Why Bridgedale Academy

Is your goal to maximize your son’s development as a student, as an athlete, and as a young man? Do you want to give him the very best chance to realize his full human potential? Bridgedale Academy answers the bell on all counts.

Academics:

1) Bridgedale Academy offers a "classical school education." This is the type of education that families spend upwards of $50,000 per year at some boarding schools to get. It is also the type of education that for literally centuries has been provided to the "upper crust" of society.

2) Compared to schools that follow the Common Core (i.e. which is all public and Catholic schools in Illinois), well ... there is no comparison. Common Core is the latest national initiative for a one-size-fits-all curriculum - it is a boondoggle and a national tragedy in the making.

3) The schools of America's government-run education system (euphemistcally called "public schools") are modeled after the Prussian Education System. We encourage you to research this. You'll find that it was intended to educate the citizenry of Prussia/Germany to prepare them for careers that would benefit the nation, while also imbuing the masses with loyalty to the Prussian state. Now, this is not altogether a bad thing, but it is indeed instructive to point out that the Prussian ruling elites sent their OWN children to private schools or tutoring so they would get a classical school education. They did this because they wanted their children to be prepared to be the nation's leaders as adults (i.e. and not merely be subjects of the state).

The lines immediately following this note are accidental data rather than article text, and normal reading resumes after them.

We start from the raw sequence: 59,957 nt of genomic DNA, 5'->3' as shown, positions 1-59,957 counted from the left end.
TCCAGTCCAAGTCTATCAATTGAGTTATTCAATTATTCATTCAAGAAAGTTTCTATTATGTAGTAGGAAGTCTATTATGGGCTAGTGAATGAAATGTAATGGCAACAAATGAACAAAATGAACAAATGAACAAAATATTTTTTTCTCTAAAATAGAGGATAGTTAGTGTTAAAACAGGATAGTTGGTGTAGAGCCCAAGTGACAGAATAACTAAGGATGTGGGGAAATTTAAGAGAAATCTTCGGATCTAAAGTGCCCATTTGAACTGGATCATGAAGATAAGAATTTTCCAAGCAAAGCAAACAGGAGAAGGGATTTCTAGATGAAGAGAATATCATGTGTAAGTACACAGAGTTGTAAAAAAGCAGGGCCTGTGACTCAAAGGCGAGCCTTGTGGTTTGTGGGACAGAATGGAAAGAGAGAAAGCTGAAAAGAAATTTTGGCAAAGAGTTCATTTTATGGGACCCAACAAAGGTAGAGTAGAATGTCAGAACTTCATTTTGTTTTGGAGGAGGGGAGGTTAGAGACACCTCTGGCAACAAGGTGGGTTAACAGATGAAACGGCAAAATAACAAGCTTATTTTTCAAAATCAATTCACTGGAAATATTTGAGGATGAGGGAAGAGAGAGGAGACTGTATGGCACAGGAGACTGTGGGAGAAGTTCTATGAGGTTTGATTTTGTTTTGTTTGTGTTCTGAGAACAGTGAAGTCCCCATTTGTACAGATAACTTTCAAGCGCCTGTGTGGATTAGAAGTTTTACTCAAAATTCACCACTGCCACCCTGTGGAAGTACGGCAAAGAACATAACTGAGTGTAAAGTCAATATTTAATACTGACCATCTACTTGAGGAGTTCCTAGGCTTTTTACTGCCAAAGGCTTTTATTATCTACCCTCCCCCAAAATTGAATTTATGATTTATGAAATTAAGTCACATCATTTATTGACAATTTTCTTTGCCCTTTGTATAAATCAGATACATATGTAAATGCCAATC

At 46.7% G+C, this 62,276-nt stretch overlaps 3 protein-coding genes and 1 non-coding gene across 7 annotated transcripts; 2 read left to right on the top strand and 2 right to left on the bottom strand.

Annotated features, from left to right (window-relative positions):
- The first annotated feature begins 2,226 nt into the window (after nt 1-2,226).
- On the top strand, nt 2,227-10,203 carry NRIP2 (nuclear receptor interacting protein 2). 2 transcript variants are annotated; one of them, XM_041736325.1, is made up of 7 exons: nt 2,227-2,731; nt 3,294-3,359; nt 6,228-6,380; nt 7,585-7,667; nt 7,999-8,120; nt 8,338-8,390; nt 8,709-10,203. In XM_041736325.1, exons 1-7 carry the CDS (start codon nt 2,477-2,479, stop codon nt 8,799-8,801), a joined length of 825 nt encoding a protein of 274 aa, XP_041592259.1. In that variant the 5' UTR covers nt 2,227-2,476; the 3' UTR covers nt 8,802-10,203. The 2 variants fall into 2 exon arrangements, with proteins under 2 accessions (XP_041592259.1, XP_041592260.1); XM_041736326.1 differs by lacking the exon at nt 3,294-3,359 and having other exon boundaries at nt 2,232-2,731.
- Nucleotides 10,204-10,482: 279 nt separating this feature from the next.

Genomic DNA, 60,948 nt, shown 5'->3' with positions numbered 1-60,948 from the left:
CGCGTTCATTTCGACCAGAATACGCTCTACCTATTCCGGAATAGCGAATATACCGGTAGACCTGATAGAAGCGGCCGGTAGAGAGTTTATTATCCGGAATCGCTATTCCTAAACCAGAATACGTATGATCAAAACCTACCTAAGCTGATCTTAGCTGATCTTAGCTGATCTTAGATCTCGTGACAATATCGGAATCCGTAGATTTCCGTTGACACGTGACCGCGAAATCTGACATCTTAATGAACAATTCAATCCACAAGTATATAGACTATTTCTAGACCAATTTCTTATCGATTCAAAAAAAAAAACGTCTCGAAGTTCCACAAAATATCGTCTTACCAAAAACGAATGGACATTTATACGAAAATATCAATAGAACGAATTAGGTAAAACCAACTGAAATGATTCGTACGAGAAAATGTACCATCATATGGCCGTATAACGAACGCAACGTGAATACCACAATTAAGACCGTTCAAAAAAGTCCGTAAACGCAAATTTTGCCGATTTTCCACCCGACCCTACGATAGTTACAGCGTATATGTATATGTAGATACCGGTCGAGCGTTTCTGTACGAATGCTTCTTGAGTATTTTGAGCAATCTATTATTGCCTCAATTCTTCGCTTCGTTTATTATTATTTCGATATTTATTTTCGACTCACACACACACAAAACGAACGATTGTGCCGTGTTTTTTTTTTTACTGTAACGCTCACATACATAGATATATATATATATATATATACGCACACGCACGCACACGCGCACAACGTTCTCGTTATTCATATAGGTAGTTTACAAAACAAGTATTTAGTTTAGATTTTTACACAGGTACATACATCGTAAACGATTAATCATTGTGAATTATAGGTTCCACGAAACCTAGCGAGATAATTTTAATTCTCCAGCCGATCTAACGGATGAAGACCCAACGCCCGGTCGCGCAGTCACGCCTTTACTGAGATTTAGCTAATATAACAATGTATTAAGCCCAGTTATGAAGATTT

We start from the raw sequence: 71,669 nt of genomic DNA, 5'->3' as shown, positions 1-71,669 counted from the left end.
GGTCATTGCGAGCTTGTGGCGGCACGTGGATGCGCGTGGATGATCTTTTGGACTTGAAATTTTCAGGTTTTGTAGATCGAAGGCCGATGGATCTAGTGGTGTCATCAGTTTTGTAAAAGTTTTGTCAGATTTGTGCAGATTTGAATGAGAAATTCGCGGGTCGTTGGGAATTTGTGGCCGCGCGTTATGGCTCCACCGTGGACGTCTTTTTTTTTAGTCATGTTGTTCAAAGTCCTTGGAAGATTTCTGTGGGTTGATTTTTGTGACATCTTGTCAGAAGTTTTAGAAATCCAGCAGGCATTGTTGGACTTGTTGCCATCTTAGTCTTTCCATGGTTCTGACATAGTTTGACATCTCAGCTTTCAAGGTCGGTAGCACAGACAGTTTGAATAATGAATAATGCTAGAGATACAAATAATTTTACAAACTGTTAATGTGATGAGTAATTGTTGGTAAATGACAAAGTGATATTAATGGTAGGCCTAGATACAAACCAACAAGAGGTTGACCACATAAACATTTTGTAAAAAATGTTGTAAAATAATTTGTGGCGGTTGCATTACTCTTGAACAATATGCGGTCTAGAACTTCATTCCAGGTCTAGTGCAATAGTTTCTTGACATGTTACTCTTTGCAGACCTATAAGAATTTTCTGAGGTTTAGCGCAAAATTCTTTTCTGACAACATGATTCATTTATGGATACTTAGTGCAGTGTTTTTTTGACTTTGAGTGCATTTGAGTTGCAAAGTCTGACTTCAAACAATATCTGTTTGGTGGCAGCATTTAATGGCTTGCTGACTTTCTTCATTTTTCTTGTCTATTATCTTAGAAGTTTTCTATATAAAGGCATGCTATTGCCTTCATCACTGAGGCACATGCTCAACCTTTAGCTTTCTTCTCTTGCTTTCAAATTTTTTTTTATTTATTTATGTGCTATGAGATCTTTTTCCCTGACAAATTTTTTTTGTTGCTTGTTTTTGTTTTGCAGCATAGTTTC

4) Bridgedale is not the only school around offering a proper classical education, but it is the only one that combines such an education with elite athletic development, and obviously the only one for young hockey players and golfers.

5) Every single Bridgedale student, and all the Bridgedale parents, have said that our academics are more challenging than their prior school's academics, and it doesn't matter what school they were at last year, whether private or public.

6) Despite the fact that the academics are more challenging, ALL our students say they like/love this about Bridgedale, i.e. because they are LEARNING more than they did before. There is of course homework, yet most of our students get their homework done during our after-school supervised study period.

 

Athletics:

1) These are critical years in your son’s development as an athlete, whether in golf or in hockey. Each year that goes by now in which he doesn't receive the type of athletic training we can offer him at Bridgedale is a "critical" lost opportunity.